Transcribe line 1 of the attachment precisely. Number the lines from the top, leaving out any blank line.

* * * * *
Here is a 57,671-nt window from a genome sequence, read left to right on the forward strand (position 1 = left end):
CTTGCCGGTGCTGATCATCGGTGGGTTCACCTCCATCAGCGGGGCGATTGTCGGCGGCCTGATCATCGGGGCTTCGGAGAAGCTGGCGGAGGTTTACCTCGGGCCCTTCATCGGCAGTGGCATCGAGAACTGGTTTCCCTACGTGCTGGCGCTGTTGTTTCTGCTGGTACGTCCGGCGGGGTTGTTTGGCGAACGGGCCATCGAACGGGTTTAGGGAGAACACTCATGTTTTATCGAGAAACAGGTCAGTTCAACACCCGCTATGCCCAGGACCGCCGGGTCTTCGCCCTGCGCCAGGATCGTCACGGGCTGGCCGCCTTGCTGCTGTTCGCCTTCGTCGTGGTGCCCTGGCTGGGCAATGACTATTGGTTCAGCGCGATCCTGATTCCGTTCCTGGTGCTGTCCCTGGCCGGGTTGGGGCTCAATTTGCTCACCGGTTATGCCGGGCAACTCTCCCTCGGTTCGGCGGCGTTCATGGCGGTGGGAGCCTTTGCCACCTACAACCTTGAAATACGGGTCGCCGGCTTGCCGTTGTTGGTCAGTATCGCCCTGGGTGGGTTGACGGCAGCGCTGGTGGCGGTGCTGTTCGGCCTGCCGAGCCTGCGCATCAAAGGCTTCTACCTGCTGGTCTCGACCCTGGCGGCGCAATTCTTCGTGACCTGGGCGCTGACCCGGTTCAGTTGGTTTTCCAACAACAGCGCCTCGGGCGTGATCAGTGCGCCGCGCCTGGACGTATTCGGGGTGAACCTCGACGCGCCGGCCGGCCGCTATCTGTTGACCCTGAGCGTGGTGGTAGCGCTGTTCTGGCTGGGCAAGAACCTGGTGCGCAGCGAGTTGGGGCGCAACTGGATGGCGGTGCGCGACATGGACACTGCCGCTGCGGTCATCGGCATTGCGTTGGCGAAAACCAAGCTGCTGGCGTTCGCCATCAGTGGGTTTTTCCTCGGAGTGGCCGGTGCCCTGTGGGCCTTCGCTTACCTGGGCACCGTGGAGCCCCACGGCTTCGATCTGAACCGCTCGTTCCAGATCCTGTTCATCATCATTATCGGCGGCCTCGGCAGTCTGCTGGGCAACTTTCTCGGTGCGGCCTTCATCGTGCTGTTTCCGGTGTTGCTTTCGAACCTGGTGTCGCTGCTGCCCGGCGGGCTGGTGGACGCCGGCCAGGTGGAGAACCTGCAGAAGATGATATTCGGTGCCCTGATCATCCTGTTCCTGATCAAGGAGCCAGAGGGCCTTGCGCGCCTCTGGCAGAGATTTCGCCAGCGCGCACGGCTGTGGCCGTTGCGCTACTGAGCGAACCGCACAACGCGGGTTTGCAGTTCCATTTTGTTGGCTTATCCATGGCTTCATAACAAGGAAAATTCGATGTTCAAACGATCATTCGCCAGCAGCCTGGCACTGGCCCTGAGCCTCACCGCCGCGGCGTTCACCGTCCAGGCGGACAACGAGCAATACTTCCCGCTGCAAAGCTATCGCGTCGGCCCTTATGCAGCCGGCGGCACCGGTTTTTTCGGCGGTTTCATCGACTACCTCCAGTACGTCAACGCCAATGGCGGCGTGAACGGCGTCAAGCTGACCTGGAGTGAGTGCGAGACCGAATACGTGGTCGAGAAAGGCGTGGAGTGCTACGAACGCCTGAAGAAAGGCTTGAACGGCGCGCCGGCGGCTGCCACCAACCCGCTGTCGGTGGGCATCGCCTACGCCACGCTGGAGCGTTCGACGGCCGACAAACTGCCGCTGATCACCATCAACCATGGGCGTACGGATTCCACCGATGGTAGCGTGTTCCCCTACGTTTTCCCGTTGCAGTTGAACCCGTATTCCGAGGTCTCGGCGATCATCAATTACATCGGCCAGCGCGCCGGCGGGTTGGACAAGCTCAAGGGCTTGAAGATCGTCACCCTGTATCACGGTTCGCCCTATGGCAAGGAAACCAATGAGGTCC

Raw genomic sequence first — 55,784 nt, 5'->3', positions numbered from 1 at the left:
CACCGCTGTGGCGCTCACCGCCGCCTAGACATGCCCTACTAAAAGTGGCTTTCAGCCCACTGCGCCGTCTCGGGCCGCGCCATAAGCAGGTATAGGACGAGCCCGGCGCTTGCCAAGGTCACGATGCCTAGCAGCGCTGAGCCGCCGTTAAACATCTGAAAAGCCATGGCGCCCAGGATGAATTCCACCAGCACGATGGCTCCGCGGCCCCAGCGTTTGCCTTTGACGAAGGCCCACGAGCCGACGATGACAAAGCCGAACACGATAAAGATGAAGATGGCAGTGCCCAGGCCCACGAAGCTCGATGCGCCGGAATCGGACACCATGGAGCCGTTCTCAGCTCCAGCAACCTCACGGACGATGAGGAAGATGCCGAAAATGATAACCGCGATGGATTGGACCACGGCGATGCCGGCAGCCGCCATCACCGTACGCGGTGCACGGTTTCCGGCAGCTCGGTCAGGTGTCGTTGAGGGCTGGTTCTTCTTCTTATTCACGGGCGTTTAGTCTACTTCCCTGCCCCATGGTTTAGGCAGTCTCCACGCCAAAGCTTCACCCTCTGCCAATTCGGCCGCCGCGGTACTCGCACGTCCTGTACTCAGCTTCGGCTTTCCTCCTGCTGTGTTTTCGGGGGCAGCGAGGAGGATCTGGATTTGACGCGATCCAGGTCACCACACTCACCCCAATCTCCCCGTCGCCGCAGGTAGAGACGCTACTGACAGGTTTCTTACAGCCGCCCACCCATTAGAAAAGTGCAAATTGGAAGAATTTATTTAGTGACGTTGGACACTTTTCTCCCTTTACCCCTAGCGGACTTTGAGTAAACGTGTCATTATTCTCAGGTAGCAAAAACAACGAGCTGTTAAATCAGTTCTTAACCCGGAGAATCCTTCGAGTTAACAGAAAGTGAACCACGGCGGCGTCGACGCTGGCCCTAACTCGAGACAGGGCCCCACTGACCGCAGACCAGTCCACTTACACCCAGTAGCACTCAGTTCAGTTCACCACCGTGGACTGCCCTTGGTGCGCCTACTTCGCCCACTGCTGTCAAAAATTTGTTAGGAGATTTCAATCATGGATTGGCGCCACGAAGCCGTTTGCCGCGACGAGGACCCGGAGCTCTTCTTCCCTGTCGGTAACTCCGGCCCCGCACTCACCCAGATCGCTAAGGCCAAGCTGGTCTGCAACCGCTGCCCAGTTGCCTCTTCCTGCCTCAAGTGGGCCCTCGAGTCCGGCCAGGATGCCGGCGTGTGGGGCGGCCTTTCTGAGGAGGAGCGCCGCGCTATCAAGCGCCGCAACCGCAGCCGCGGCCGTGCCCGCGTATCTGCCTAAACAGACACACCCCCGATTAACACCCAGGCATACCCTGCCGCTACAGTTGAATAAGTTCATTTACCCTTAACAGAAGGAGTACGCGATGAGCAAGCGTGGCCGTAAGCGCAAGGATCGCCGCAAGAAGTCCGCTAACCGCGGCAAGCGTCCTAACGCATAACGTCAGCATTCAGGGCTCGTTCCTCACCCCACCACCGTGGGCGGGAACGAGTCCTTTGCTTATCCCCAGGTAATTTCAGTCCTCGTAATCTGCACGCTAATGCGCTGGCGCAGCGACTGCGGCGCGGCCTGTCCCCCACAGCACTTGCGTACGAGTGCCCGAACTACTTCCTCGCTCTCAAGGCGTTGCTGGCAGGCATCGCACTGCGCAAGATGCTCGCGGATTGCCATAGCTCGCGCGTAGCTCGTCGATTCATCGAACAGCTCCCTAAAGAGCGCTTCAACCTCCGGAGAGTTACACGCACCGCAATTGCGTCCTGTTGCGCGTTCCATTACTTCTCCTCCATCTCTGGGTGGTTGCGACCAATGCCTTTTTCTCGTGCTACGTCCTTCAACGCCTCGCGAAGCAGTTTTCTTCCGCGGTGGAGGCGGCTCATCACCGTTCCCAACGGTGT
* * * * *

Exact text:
Here is a 57,671-nt window from a genome sequence, read left to right on the forward strand (position 1 = left end):